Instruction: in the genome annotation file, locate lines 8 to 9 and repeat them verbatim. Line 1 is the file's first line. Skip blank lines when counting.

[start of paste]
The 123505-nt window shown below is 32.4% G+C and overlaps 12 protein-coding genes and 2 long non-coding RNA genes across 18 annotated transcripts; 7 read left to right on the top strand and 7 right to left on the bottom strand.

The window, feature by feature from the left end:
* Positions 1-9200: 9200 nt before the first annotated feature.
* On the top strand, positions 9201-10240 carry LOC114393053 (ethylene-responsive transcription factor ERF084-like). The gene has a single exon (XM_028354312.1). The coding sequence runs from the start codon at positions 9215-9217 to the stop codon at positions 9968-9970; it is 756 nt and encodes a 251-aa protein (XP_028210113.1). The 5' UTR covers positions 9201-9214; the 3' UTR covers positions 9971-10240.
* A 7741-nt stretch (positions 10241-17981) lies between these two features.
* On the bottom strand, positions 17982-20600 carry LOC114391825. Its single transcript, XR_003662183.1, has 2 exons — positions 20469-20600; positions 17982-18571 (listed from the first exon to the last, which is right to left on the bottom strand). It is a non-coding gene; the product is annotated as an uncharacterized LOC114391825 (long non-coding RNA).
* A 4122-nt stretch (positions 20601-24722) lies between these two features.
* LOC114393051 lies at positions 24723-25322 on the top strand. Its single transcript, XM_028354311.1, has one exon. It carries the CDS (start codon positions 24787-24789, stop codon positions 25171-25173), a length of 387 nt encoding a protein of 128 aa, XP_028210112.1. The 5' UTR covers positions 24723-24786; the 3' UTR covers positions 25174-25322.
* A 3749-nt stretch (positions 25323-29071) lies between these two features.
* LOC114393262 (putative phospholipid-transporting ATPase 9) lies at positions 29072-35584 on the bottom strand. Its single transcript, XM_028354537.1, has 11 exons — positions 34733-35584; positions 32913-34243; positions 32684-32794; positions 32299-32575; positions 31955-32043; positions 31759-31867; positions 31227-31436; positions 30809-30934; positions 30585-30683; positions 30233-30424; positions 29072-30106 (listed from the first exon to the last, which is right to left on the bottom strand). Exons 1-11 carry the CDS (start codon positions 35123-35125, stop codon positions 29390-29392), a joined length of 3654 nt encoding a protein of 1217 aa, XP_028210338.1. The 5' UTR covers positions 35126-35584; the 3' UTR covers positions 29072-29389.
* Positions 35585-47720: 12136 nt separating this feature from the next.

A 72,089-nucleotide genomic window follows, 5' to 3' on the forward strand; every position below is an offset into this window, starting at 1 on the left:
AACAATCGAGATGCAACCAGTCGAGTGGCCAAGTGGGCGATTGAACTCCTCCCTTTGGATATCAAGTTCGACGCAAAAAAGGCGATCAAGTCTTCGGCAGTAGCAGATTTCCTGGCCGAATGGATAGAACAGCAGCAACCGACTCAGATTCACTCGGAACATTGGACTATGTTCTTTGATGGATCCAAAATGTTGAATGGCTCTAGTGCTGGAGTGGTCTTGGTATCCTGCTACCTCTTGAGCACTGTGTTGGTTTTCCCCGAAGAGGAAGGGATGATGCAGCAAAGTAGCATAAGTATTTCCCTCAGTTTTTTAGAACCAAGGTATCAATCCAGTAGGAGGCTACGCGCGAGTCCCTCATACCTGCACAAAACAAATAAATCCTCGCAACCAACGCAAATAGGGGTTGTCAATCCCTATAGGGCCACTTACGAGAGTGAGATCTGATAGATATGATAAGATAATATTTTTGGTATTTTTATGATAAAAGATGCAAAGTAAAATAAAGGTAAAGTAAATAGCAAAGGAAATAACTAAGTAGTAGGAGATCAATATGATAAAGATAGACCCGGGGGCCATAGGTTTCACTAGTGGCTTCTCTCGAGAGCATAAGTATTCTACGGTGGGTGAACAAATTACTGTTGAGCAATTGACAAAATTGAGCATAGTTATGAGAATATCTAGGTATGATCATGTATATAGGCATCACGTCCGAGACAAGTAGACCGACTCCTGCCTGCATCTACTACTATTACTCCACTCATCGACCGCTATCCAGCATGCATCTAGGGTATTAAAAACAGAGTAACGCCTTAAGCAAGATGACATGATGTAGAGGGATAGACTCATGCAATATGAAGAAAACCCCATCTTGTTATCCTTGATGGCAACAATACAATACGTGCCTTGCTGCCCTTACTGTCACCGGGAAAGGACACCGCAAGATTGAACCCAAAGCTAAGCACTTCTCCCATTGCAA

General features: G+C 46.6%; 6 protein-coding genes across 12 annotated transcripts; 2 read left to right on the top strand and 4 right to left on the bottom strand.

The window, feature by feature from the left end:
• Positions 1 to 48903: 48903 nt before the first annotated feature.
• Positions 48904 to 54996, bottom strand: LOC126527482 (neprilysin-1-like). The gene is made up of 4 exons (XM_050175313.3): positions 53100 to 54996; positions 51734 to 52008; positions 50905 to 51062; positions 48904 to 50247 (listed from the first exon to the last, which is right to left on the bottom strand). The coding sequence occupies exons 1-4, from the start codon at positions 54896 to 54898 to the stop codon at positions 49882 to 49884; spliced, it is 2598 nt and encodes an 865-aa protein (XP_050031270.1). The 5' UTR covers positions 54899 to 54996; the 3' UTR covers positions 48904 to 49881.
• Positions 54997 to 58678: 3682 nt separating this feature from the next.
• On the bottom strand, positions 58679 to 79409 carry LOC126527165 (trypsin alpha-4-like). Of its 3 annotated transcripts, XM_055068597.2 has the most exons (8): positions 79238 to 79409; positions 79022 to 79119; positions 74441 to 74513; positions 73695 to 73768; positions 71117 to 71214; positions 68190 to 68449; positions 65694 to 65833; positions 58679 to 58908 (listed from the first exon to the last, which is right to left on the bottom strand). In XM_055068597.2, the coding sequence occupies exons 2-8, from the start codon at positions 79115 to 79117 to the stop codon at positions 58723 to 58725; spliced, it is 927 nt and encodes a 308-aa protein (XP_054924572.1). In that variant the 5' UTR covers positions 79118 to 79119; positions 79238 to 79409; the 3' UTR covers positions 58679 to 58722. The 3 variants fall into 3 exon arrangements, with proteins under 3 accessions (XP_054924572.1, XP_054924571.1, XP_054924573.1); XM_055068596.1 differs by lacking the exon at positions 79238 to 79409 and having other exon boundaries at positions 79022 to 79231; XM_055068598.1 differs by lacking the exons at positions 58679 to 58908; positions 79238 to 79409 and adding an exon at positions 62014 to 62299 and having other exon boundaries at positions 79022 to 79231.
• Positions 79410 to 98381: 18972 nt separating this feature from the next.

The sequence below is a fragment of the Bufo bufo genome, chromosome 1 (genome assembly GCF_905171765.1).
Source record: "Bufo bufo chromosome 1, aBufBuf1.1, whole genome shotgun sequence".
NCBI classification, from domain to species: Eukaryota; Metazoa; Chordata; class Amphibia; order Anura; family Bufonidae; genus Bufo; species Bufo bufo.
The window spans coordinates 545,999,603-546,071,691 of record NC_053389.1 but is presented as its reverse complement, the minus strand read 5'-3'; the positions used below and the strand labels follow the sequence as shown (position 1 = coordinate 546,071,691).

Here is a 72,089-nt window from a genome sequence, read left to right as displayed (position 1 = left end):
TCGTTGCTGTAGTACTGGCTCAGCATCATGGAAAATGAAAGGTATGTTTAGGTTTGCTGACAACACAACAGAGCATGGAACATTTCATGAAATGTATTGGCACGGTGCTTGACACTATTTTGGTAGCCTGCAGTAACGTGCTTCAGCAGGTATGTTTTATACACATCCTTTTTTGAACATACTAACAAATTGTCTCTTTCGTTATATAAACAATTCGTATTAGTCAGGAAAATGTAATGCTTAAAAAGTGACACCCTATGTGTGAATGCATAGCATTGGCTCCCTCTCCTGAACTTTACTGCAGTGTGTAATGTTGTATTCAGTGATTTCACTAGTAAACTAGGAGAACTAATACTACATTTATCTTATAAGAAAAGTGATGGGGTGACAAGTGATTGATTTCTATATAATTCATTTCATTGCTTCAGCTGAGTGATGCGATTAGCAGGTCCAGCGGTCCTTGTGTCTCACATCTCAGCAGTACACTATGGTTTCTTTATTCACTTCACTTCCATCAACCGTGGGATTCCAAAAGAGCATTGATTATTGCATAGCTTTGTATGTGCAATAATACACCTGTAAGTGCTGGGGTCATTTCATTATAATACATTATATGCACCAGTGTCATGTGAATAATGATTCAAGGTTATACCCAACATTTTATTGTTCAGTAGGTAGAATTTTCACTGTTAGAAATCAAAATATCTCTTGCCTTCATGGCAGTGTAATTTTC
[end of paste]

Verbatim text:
* LOC114393051 lies at positions 24723-25322 on the top strand. Its single transcript, XM_028354311.1, has one exon. It carries the CDS (start codon positions 24787-24789, stop codon positions 25171-25173), a length of 387 nt encoding a protein of 128 aa, XP_028210112.1. The 5' UTR covers positions 24723-24786; the 3' UTR covers positions 25174-25322.
* A 3749-nt stretch (positions 25323-29071) lies between these two features.